Dicing onions can be a difficult proposition for inexperienced chefs and even some more experienced ones. In order to make it easier, follow these steps. 20 minutes before you want to dice your onion, toss it in the freezer. This will make it easier to dice as it will inhibit the onion's well-known ability to make people cry. Cut the onion in half by slicing downward from top to root, then peel it. 

With the root end away from you, cut each half of the onion to your desired dice size while keeping the root intact. The next step is the most difficult and requires you to make similar horizontal cuts, again leaving the root intact. Be careful not to cut yourself when doing this step as you place your other hand over the onion to hold it against the cutting board. Finally, place the onion with its cut side down and slice against the previous vertical cuts to the size of your desired dice.

Different Dices

Depending on the intended use of the food, the size of the dice might vary but there are some standardized sizes. A cube that measures about a half-inch on each side is called a large dice and is usually used when cooking stews or other dishes with long cooking times. A medium dice is half that size with about a quarter of an inch on each side and it is also primarily used for soups and stews and the long-cooking dishes that need bite-sized pieces of food.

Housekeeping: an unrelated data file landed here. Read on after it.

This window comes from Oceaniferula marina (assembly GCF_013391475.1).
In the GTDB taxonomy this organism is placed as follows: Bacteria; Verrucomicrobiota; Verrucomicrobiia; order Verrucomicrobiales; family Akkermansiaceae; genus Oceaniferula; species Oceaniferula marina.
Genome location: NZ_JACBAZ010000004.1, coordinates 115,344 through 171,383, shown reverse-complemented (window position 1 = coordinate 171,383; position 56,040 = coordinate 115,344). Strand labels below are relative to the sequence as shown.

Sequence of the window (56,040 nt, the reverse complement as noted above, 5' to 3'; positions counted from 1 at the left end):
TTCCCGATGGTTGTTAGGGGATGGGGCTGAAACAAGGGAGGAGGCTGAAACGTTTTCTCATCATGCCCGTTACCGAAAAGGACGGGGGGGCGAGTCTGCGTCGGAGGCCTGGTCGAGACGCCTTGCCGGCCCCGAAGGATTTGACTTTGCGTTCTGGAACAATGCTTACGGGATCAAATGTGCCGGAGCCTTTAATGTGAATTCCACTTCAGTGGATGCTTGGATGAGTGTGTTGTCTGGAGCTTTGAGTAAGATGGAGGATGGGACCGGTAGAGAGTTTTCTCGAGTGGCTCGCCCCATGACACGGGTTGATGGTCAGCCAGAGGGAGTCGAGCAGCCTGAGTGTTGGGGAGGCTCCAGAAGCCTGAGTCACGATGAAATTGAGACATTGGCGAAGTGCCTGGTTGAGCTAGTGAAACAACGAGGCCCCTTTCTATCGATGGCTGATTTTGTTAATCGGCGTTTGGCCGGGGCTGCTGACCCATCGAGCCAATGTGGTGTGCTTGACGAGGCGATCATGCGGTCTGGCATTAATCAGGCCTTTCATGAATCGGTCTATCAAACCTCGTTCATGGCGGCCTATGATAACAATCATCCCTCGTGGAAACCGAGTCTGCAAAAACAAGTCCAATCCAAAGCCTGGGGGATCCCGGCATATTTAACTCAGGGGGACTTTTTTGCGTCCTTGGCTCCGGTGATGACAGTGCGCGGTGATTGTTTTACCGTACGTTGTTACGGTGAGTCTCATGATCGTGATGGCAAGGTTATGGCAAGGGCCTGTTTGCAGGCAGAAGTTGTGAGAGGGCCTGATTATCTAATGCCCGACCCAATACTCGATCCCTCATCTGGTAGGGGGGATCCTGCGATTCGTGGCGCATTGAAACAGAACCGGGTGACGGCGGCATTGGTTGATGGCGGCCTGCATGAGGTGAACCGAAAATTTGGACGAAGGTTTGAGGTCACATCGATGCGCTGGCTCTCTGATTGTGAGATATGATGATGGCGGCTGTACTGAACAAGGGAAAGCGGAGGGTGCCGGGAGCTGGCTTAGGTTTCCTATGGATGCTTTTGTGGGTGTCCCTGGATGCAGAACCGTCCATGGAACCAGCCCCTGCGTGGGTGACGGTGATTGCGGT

The smallest type of dice, known as Brunoise dice, results in cubes that are only about an eighth or sixteenth of an inch on each side. This is generally used for garnishing and is unsurprisingly one of the harder dicing cuts to learn.

The Strip Cuts

carrot strips in jar

Image via Flickr

As with the dice cuts, there are a variety of strip knife cuts. These result in strips or long, thin pieces of food. Thankfully, strip cuts are often easier than dicing as they are made in the same way but without the last step. The resulting food from a strip cut is often used raw but it can also be cooked or even pickled depending on the recipe that it is used in.

Large Strip Cut

The largest of the strip cuts is called the baton, and it measures about a half-inch on either short side of the strip. This corresponds to the size of the large dice cut. Baton strips are often used to prepare foods that are intended to be served raw such as in a crudites plate of baton vegetables with dip.

Medium Strip Cut

Slightly smaller is the batonnet knife cut. This results in strips that are a quarter of an inch square on their shorter sides. In cooking, these can be used in dishes that use a larger portion of the cut item, as in a vegetable-based side dish. They can also be used to aid and presentation. Using batonette cut potatoes, for example, as the base of the dish will give the resulting food a greater height.

The Julienne Cut

julienned carrots and daikon

Image via Flickr

The Julienne cut is the smallest and most common of the strip cuts. It also goes by the name matchstick cut as the resulting pieces of food are about the same size as a wooden match. The resulting food has the dimensions of about an eighth or sixteenth of an inch on each of the small sides. The julienne cut is so common because it is so useful. As with dicing and some other stick cuts, the julienne cut pieces of food can be used in soups or stews but they can also be used in many other different types of cooking.